One in five U.S. prisoners has been contracted by COVID-19, more than 1,700 have died

As the ever-increasing spread of coronavirus infection across the U.S. brings with it a wave of death, it is attacking a section of the population that has been particularly forgotten: prisoners in state and federal prisons. The Marshall Project has been monitoring resident issues and deaths since mid-March.

Bars inside a prison [Credit: Robert Crow/vividcorvid – Fotolia]

The nonprofit news agency, in coordination with the Associated Press, reports that at least 276,107 people in prison had tested positive for the illness, a 10 percent increase over the previous week , much higher than the previous peak in early August. Given that testing for the virus is limited, and not all cases have been reported, there is no doubt that this number is much higher.

The following number of new cases were reported last week:

  • California: nearly 6,000
  • Federal Bureau of Prisons: more than 3,000
  • Michigan and Pennsylvania: more than 2,000 each
  • Arizona and Nevada: more than 1,000 each

These staggering figures show that the elite’s policy of “herd protection” is even more intense within the prison walls, where prisoners are closely confined and social distance is almost negligible. -made. Like workers deployed in cars, meat processing and other factories, the lives of prisoners are seen as a cost. In addition, prisoners are viewed as a drain on the resources of the capitalist state, which receive limited monetary value from their incarceration.

There have been 33,410 federal prison cases, more than one state prison system, and 175 deaths, the second only to Florida, which saw 189. The number of federal cases was spurred by the Trump administration’s effort to reduce enforce as many federal prisoners as possible. before Joe Biden is sworn in as president on Jan. 20. Biden has said he will move to end his federal execution.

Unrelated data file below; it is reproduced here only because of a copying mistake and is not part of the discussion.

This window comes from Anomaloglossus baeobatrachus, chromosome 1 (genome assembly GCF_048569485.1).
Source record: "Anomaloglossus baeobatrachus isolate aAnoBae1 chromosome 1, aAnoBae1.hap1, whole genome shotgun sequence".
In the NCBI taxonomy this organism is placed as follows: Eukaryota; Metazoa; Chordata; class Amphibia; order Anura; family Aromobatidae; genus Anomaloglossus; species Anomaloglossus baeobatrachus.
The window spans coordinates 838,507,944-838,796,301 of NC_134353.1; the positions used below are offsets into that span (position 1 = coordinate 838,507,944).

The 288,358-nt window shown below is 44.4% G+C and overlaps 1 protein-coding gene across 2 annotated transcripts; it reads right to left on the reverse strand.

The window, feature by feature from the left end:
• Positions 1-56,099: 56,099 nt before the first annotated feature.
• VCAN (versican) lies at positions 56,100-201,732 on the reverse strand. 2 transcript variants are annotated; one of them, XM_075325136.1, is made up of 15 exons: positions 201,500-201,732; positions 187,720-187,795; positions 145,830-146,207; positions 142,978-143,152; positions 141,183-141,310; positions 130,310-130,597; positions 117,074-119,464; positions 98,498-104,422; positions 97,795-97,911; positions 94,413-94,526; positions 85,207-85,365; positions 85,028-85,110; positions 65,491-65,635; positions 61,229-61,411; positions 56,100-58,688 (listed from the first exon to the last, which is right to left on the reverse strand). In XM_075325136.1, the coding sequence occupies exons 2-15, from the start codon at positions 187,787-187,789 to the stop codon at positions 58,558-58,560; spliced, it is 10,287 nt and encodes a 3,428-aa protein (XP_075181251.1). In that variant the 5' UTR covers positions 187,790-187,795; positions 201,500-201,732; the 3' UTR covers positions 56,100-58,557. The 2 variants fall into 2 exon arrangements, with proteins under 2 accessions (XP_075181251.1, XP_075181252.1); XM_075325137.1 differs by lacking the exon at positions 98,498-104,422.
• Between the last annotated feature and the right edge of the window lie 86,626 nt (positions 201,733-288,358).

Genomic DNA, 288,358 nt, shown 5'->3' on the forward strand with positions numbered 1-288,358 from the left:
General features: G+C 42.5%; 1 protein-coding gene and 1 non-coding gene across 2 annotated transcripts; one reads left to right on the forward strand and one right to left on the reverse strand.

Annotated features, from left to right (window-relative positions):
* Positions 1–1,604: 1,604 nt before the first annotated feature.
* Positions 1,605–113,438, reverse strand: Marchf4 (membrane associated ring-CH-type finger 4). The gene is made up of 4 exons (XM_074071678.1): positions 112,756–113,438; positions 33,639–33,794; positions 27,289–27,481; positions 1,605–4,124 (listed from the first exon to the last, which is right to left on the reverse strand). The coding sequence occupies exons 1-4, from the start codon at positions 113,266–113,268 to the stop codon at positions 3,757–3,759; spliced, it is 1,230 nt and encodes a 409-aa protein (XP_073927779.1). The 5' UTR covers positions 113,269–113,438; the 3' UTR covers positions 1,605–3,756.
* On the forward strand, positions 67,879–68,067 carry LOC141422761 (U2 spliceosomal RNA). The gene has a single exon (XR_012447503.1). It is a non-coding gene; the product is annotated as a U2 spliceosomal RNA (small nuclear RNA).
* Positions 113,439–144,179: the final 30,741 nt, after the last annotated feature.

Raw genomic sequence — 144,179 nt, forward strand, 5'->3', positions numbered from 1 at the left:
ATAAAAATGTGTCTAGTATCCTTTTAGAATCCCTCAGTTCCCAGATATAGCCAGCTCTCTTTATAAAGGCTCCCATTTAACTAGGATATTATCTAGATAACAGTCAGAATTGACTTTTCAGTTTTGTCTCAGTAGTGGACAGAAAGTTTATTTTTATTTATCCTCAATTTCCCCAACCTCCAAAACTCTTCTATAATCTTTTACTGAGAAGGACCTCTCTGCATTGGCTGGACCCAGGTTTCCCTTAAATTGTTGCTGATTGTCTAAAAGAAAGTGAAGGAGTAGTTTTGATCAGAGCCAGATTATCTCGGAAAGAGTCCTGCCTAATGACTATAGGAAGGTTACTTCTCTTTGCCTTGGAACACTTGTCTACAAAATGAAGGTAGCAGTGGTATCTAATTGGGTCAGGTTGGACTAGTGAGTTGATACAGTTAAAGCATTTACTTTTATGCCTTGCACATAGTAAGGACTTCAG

The Department of Justice, headed by Attorney General William Barr, is on track to execute 10 executives on Trump’s way out of office, more than has happened over the past three decades. Barr, who headed the Bureau of Prisons (BOP) last year to reinstate capital penalties for federal prisoners after what was a necessary moratorium on federal execution, will leave his post before Christmas, washing up his hands of the last three deaths recorded in January.

One of those prisoners is Dustin John Higgs, 48, who is expected to be executed on Jan. 15 in connection with the abduction and killing of three women in Maryland in 1996. The BOP contacted Higgs’ lawyers Thursday that their client had been positive for the coronavirus. The news comes amid prisoner concerns about an explosive number of cases of the virus at the facility in Terre Haute, Indiana, where the same federal death toll resides.

Dustin John Higgs, under COVID contract 17 December [Source:]

After the November 19 execution of federal prisoner Orlando Hall, 49, it was reported that eight prison staff who had taken part in the execution at the Terre Haute facility had contracted COVID-19 . Despite this, five of those employees were expected to be working at the time of the execution of Brendon Bernard, 40, on Dec. 12, and Alfred Bourgeois, 55, the next day.